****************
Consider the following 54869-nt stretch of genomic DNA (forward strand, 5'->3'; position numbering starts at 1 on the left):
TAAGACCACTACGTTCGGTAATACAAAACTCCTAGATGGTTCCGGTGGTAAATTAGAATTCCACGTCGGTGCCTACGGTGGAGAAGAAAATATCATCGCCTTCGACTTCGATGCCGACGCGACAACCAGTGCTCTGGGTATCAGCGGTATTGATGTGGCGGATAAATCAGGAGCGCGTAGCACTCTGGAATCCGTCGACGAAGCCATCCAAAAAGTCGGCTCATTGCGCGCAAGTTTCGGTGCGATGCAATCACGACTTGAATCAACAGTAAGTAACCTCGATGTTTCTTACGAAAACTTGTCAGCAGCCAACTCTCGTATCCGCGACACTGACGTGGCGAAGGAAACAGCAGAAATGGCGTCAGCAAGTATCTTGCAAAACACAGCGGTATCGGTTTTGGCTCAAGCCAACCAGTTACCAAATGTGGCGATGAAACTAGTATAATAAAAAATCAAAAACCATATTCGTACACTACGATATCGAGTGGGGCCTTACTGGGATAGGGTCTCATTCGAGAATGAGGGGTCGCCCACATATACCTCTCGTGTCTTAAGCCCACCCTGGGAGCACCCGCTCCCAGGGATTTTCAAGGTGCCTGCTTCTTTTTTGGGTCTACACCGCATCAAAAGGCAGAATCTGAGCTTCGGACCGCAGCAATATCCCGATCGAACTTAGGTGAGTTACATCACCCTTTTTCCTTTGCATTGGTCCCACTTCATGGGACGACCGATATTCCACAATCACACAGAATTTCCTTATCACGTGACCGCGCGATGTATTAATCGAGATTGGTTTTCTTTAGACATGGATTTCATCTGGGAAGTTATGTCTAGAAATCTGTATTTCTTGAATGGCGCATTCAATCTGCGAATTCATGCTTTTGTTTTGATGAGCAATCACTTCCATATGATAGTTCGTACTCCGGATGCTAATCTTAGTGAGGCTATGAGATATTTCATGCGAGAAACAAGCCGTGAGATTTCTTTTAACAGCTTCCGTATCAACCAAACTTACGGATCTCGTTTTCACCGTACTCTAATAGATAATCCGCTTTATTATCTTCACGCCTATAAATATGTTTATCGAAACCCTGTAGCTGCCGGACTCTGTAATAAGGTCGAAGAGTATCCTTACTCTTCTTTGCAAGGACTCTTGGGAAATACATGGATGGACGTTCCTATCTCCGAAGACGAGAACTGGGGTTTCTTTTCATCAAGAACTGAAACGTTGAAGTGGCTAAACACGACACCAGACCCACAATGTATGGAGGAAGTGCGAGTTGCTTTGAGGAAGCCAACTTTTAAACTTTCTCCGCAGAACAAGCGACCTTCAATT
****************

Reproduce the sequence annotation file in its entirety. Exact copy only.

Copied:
Consider the following 54869-nt stretch of genomic DNA (forward strand, 5'->3'; position numbering starts at 1 on the left):
TAAGACCACTACGTTCGGTAATACAAAACTCCTAGATGGTTCCGGTGGTAAATTAGAATTCCACGTCGGTGCCTACGGTGGAGAAGAAAATATCATCGCCTTCGACTTCGATGCCGACGCGACAACCAGTGCTCTGGGTATCAGCGGTATTGATGTGGCGGATAAATCAGGAGCGCGTAGCACTCTGGAATCCGTCGACGAAGCCATCCAAAAAGTCGGCTCATTGCGCGCAAGTTTCGGTGCGATGCAATCACGACTTGAATCAACAGTAAGTAACCTCGATGTTTCTTACGAAAACTTGTCAGCAGCCAACTCTCGTATCCGCGACACTGACGTGGCGAAGGAAACAGCAGAAATGGCGTCAGCAAGTATCTTGCAAAACACAGCGGTATCGGTTTTGGCTCAAGCCAACCAGTTACCAAATGTGGCGATGAAACTAGTATAATAAAAAATCAAAAACCATATTCGTACACTACGATATCGAGTGGGGCCTTACTGGGATAGGGTCTCATTCGAGAATGAGGGGTCGCCCACATATACCTCTCGTGTCTTAAGCCCACCCTGGGAGCACCCGCTCCCAGGGATTTTCAAGGTGCCTGCTTCTTTTTTGGGTCTACACCGCATCAAAAGGCAGAATCTGAGCTTCGGACCGCAGCAATATCCCGATCGAACTTAGGTGAGTTACATCACCCTTTTTCCTTTGCATTGGTCCCACTTCATGGGACGACCGATATTCCACAATCACACAGAATTTCCTTATCACGTGACCGCGCGATGTATTAATCGAGATTGGTTTTCTTTAGACATGGATTTCATCTGGGAAGTTATGTCTAGAAATCTGTATTTCTTGAATGGCGCATTCAATCTGCGAATTCATGCTTTTGTTTTGATGAGCAATCACTTCCATATGATAGTTCGTACTCCGGATGCTAATCTTAGTGAGGCTATGAGATATTTCATGCGAGAAACAAGCCGTGAGATTTCTTTTAACAGCTTCCGTATCAACCAAACTTACGGATCTCGTTTTCACCGTACTCTAATAGATAATCCGCTTTATTATCTTCACGCCTATAAATATGTTTATCGAAACCCTGTAGCTGCCGGACTCTGTAATAAGGTCGAAGAGTATCCTTACTCTTCTTTGCAAGGACTCTTGGGAAATACATGGATGGACGTTCCTATCTCCGAAGACGAGAACTGGGGTTTCTTTTCATCAAGAACTGAAACGTTGAAGTGGCTAAACACGACACCAGACCCACAATGTATGGAGGAAGTGCGAGTTGCTTTGAGGAAGCCAACTTTTAAACTTTCTCCGCAGAACAAGCGACCTTCAATT